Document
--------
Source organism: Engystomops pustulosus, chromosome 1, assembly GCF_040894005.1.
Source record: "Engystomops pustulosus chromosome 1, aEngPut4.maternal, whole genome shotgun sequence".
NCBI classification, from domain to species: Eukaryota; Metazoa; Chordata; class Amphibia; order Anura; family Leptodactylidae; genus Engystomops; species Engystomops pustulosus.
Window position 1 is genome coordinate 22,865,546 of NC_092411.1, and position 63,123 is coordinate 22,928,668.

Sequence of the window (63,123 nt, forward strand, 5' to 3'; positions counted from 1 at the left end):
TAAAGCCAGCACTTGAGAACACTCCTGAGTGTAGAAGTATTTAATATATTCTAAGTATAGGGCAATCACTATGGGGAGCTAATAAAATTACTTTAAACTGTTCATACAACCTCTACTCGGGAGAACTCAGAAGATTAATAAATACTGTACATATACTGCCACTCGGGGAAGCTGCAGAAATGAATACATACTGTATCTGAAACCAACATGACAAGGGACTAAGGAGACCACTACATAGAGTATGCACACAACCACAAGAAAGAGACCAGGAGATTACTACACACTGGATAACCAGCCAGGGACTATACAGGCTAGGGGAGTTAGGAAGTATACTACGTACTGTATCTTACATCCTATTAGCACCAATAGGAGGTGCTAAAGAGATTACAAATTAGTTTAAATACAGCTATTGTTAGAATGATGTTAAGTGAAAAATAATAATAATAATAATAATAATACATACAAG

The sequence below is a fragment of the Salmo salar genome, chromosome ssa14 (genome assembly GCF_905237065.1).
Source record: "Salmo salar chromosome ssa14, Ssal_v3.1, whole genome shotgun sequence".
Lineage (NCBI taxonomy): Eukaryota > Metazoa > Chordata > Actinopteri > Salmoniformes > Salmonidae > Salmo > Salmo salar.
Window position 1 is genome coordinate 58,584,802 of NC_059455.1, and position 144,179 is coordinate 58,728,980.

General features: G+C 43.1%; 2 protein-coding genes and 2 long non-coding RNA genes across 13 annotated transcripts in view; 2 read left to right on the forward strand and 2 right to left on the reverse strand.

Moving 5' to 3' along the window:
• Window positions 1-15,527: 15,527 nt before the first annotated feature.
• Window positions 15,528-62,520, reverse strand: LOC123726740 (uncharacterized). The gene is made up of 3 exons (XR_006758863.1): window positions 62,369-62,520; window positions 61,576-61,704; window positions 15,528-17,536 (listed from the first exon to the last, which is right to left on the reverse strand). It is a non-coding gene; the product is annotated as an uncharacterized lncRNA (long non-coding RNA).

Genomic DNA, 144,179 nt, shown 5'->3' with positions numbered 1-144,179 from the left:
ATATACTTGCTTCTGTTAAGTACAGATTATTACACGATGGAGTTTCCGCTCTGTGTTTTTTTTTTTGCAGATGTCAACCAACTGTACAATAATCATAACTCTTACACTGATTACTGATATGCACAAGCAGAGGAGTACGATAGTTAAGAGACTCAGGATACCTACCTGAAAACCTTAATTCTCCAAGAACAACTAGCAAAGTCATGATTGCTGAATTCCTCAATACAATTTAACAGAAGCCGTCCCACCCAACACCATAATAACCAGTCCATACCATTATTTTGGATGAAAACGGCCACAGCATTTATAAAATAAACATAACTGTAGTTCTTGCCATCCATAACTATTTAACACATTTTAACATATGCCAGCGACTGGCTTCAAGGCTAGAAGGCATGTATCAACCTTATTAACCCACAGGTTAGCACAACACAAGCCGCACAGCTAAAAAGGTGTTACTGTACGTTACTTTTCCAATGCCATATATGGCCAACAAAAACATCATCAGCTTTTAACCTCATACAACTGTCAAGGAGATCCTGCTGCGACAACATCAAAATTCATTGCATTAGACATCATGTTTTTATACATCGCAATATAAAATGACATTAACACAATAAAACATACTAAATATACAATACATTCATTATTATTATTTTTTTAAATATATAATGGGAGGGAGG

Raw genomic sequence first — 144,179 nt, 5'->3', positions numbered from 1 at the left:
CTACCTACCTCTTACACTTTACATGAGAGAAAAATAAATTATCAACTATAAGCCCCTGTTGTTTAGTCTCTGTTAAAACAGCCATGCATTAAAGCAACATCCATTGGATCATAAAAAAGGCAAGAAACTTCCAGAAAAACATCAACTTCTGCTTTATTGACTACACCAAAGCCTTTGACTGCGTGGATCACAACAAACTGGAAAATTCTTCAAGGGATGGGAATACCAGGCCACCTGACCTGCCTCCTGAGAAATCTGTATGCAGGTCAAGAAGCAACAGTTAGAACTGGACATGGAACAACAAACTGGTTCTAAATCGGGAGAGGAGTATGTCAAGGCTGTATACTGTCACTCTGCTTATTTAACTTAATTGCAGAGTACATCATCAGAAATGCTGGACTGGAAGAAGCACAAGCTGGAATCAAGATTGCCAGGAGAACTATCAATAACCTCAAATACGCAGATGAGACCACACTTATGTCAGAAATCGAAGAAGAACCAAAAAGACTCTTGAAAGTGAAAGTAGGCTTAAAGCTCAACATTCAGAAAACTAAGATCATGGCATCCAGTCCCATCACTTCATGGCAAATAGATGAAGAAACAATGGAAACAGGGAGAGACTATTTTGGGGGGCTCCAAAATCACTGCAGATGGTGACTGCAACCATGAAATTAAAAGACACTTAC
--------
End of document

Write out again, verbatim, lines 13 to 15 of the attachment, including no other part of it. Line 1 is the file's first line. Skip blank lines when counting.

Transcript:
• Window positions 1-15,527: 15,527 nt before the first annotated feature.
• Window positions 15,528-62,520, reverse strand: LOC123726740 (uncharacterized). The gene is made up of 3 exons (XR_006758863.1): window positions 62,369-62,520; window positions 61,576-61,704; window positions 15,528-17,536 (listed from the first exon to the last, which is right to left on the reverse strand). It is a non-coding gene; the product is annotated as an uncharacterized lncRNA (long non-coding RNA).

Genomic DNA, 144,179 nt, shown 5'->3' with positions numbered 1-144,179 from the left: